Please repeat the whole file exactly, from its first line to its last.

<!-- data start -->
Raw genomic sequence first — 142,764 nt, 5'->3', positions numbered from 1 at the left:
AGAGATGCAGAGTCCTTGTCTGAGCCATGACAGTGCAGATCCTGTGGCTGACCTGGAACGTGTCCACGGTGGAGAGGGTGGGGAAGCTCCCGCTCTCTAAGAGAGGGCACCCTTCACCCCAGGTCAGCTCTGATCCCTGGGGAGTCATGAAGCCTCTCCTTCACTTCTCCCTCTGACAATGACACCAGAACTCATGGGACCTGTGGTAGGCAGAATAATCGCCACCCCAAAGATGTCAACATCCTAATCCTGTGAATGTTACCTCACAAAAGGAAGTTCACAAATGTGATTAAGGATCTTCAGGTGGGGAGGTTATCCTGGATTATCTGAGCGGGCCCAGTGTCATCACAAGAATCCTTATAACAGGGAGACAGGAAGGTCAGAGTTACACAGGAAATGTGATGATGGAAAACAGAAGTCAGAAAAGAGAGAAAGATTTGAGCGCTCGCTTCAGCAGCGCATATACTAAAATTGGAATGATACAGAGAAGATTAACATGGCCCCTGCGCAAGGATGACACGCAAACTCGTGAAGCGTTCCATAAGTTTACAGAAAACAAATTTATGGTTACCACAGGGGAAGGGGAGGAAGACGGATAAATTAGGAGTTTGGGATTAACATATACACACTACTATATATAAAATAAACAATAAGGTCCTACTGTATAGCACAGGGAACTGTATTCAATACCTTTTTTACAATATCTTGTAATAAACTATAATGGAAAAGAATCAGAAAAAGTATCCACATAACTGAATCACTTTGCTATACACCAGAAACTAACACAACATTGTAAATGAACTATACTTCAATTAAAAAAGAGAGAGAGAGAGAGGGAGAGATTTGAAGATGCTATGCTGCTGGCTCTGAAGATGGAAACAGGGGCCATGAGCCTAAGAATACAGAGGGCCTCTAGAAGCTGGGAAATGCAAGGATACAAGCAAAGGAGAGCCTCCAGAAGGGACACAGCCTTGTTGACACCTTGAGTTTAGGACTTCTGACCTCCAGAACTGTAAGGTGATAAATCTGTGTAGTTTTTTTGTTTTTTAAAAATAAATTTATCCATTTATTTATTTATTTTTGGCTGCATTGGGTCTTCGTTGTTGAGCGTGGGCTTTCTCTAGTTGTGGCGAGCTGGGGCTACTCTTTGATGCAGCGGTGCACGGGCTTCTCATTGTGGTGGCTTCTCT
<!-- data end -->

Raw genomic sequence first — 142,764 nt, 5'->3', positions numbered from 1 at the left:
AGAGATGCAGAGTCCTTGTCTGAGCCATGACAGTGCAGATCCTGTGGCTGACCTGGAACGTGTCCACGGTGGAGAGGGTGGGGAAGCTCCCGCTCTCTAAGAGAGGGCACCCTTCACCCCAGGTCAGCTCTGATCCCTGGGGAGTCATGAAGCCTCTCCTTCACTTCTCCCTCTGACAATGACACCAGAACTCATGGGACCTGTGGTAGGCAGAATAATCGCCACCCCAAAGATGTCAACATCCTAATCCTGTGAATGTTACCTCACAAAAGGAAGTTCACAAATGTGATTAAGGATCTTCAGGTGGGGAGGTTATCCTGGATTATCTGAGCGGGCCCAGTGTCATCACAAGAATCCTTATAACAGGGAGACAGGAAGGTCAGAGTTACACAGGAAATGTGATGATGGAAAACAGAAGTCAGAAAAGAGAGAAAGATTTGAGCGCTCGCTTCAGCAGCGCATATACTAAAATTGGAATGATACAGAGAAGATTAACATGGCCCCTGCGCAAGGATGACACGCAAACTCGTGAAGCGTTCCATAAGTTTACAGAAAACAAATTTATGGTTACCACAGGGGAAGGGGAGGAAGACGGATAAATTAGGAGTTTGGGATTAACATATACACACTACTATATATAAAATAAACAATAAGGTCCTACTGTATAGCACAGGGAACTGTATTCAATACCTTTTTTACAATATCTTGTAATAAACTATAATGGAAAAGAATCAGAAAAAGTATCCACATAACTGAATCACTTTGCTATACACCAGAAACTAACACAACATTGTAAATGAACTATACTTCAATTAAAAAAGAGAGAGAGAGAGAGGGAGAGATTTGAAGATGCTATGCTGCTGGCTCTGAAGATGGAAACAGGGGCCATGAGCCTAAGAATACAGAGGGCCTCTAGAAGCTGGGAAATGCAAGGATACAAGCAAAGGAGAGCCTCCAGAAGGGACACAGCCTTGTTGACACCTTGAGTTTAGGACTTCTGACCTCCAGAACTGTAAGGTGATAAATCTGTGTAGTTTTTTTGTTTTTTAAAAATAAATTTATCCATTTATTTATTTATTTTTGGCTGCATTGGGTCTTCGTTGTTGAGCGTGGGCTTTCTCTAGTTGTGGCGAGCTGGGGCTACTCTTTGATGCAGCGGTGCACGGGCTTCTCATTGTGGTGGCTTCTCT